In ._.health_effects we’re saving a list of dictionaries that hold the following information:

key: entity name (whitespaces are replaced with ”_” and .lower())

  • effects(list[str]) - List of predictions found in the review
  • effect(str) - Aggregated classification
  • label(str) - Predicted label of the NER
  • text(str) - Original entity text

Annotation rules

As for the health aspects, we can use the guidelines defined in Section 2. Here’s a quick recap:

Guidelines for health effects

4.6 Annotation

Before we annotate the data for the Clausecat, we preprocess them the same way the Clausecat model will see it while training. This means that we segment reviews, blind entities, and then annotate them.

  • This helps against inflammation → This helps against _CONDITION_

We create a custom corpus reader that formats the resulting annotations into our desired format for the Clausecat. Corpus readers are used for importing training data and you can create your own readers to support any file type.

The average product rating of the IHerb dataset is 4.5 stars which indicates that most of the reviews are about positive effects. This causes an imbalance that we can see in our annotation set. To make sure that the imbalanced classes are equally distributed across the training and development data, we’re splitting the dataset per label individually.

LabelTotalTraining (75%)Development (25%)
Neutral2268 (45%)1701567
Positive2006 (40%)1505501
Anamnesis414 (8%)311103
Negative291 (7%)21972

It’s a great idea for a follow-up blog post to evaluate how performance can be further improved by annotating more Negative & Anamnesis examples or by upsampling them during training.

4.7 Training

Let’s create our final pipeline with all the new components! We start by sourcing from the NER model that we trained before.

Sourcing NER components (excerpt)[nlp]
lang = "en"
pipeline = ["sentencizer","tok2vec","ner"]

[components.tok2vec]
source = ${paths.ner_model}
component = "tok2vec"

[components.ner]
source = ${paths.ner_model}
component = "ner"

For the Benepar to work, we add an additional sentencizer component that creates sentence boundaries. We then add the Benepar, Segmentation, Clausecat, and Aggregation so that we end up with this pipeline:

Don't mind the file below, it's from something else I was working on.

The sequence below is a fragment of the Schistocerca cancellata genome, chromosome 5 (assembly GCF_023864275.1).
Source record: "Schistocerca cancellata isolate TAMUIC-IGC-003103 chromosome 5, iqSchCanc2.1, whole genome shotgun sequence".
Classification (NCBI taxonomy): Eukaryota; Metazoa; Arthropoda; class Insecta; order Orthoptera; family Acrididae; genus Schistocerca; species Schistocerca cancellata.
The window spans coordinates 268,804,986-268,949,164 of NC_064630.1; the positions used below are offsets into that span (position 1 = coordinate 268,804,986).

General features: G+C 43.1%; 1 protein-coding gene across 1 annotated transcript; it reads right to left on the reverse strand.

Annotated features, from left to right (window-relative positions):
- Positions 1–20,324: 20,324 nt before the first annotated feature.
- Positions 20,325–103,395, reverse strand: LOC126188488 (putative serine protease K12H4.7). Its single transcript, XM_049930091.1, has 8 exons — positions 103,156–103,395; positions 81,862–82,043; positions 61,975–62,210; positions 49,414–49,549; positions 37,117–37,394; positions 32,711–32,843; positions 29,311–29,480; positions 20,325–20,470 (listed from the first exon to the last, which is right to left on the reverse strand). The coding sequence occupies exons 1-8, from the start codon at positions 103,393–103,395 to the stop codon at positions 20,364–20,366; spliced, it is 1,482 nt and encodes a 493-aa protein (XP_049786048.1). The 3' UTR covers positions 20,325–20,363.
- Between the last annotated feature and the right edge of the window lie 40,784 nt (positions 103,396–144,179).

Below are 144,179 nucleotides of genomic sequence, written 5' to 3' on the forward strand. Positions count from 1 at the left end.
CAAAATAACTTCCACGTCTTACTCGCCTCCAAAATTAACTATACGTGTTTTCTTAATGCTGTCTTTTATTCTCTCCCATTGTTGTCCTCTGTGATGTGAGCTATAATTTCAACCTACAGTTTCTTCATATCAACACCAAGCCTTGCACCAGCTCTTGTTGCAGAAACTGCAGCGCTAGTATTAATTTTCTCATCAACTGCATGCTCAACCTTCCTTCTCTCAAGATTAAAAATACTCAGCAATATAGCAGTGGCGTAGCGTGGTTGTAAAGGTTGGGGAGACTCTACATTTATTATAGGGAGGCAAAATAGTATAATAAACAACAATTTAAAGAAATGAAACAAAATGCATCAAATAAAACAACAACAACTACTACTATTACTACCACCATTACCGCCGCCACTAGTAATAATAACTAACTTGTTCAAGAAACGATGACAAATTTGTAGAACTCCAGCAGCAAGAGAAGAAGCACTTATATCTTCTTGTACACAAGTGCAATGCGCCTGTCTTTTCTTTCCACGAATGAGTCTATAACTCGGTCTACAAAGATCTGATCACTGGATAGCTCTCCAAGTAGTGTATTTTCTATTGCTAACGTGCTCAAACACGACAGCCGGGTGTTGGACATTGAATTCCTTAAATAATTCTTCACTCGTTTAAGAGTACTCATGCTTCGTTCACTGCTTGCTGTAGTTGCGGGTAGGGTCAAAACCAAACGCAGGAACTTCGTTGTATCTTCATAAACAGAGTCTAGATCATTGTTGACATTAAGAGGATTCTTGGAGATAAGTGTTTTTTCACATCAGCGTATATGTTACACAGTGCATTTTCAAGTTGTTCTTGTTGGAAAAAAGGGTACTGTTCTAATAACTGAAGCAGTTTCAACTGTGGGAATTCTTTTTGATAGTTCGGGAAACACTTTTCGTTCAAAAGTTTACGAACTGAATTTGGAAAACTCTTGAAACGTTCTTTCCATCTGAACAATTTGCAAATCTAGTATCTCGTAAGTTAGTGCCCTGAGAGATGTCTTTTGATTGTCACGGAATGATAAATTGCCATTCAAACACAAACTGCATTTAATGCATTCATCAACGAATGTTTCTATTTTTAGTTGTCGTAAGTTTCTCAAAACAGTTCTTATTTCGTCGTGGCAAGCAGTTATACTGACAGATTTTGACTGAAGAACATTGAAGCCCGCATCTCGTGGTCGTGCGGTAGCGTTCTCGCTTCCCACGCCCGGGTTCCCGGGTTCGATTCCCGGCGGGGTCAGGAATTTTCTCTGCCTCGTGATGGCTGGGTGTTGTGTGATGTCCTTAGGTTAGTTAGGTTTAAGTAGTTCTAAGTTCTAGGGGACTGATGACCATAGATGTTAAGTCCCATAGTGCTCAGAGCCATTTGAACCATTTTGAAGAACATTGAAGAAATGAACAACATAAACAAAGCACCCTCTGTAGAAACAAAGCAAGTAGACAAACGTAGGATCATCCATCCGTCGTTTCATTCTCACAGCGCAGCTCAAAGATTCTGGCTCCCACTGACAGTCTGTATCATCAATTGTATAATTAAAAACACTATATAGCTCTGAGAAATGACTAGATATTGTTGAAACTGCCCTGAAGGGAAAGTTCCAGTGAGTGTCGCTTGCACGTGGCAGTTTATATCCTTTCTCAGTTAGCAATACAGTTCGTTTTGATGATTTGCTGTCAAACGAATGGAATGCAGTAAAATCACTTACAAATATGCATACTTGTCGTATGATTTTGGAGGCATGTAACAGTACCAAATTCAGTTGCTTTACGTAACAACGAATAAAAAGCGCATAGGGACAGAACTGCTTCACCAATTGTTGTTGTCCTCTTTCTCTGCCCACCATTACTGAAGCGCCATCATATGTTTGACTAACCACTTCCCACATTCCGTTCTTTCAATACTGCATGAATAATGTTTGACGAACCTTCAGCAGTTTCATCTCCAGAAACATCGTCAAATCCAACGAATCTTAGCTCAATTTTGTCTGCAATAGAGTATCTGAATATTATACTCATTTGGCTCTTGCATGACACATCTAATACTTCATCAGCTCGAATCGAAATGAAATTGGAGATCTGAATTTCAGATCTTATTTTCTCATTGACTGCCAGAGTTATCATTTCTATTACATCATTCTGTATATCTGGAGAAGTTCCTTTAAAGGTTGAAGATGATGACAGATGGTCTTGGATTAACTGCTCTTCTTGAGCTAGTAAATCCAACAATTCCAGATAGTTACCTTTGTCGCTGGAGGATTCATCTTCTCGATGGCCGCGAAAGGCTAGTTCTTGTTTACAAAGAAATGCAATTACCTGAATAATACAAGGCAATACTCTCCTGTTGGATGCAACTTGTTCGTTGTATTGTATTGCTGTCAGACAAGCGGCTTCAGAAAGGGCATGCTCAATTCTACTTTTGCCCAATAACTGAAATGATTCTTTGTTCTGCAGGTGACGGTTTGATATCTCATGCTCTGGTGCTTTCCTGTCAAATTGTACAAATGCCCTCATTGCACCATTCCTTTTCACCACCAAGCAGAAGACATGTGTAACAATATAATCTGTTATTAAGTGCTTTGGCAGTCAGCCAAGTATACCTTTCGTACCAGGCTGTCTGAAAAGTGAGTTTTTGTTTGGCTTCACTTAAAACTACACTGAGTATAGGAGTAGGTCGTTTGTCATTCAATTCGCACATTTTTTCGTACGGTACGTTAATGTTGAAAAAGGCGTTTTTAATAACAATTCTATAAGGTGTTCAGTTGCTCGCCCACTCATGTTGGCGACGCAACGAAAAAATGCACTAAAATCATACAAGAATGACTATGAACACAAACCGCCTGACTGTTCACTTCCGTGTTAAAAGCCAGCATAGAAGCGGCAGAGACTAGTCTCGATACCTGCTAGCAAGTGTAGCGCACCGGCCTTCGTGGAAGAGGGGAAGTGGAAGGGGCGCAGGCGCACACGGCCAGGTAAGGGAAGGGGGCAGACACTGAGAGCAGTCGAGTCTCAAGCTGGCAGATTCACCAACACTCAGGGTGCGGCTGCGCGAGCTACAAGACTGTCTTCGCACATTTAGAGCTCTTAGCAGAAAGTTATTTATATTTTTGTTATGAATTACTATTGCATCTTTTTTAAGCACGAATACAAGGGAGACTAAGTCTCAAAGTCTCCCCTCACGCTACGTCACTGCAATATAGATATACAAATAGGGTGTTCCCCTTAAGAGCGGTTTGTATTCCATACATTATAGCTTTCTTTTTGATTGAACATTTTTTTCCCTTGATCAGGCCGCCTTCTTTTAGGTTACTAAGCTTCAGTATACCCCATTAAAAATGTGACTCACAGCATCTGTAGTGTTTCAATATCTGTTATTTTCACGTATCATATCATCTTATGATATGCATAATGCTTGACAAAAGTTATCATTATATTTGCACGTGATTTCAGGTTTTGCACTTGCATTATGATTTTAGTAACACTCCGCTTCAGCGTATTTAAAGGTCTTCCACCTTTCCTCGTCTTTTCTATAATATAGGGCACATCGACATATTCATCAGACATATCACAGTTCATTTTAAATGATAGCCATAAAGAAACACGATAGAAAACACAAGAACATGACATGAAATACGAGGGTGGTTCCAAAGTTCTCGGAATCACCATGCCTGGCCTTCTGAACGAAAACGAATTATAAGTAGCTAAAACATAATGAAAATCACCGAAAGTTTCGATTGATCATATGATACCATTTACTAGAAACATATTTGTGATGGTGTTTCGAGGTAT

Final pipeline (excerpt)[nlp]
lang = "en"
pipeline = ["sentencizer","tok2vec","ner","benepar","segmentation","clausecat","aggregation"]

In the [corpora] section we assign our custom corpus reader:

Corpus reader[corpora]

[corpora.dev]
@readers = "healthsea.clausecat_reader.v1"
path = ${paths.dev}

[corpora.train]
@readers = "healthsea.clausecat_reader.v1"
path = ${paths.train}

We have two different configurations for comparing the training results:

  • Tok2Vec embeddings
  • Tok2Vec embeddings with pre-trained vectors

Now we can just go and run spacy train -c custom_code.py ✨

Note

Our custom_code.py script imports all the custom components so our config.cfg is able to resolve them through the registry.

4.8 Evaluation

Score per step for all classes

We see that pretraining improves the performance of the clausecat much more than it did for the NER model.

LabelMeasurePretrainingNon-PretrainingDifference
PositiveF-Score0.820.780.04
PositivePrecision0.780.720.06
PositiveRecall0.860.850.01
NeutralF-Score0.850.820.03
NeutralPrecision0.870.870.00
NeutralRecall0.820.770.05
NegativeF-Score0.650.490.16
NegativePrecision0.750.610.14
NegativeRecall0.580.410.17
AnamnesisF-Score0.630.530.10
AnamnesisPrecision0.710.590.12
AnamnesisRecall0.570.490.08

The classes Negative and Anamnesis perform very poorly in comparison to the other two classes Positive and Neutral because of our class imbalance. However, pretraining was able to boost the accuracy of the two classes significantly.

⚙️ Section 5: Healthsea in production

With our pipeline built and the NER and Clausecat trained, we now have our finished Healthsea pipeline! We can package the pipeline via spacy package and install it with pip to use it directly in python 🐍.

import spacy
nlp = spacy.load("en_healthsea")
doc = nlp("This is great for joint pain")
print(doc._.health_effects)

>> {'joint_pain': {'effects': ['POSITIVE'], 'effect': 'POSITIVE', 'label': 'CONDITION', 'text': 'joint pain'}}

5.1 End-to-End evaluation

Let’s see if our approach on segmentation and blinding works as we intended, and how the pipeline performs when we throw some manually created adversarial examples at it 😈.

Let’s start with a simple one: ”This helped my joint pain.

nlp("This helped my joint pain.")
>> joint_pain (Condition): Positive (0.99%)

Great, the pipeline correctly detected joint pain as Condition and predicted a Positive effect (with good confidence). Let’s try a few more:

nlp("This has made my reflux worse.")
>> reflux (Condition): Negative (0.96%)

nlp("Did nothing for my insomnia.")
>> insomnia (Condition): Neutral (0.99%)

nlp("I'm suffering from depression for almost a year now.")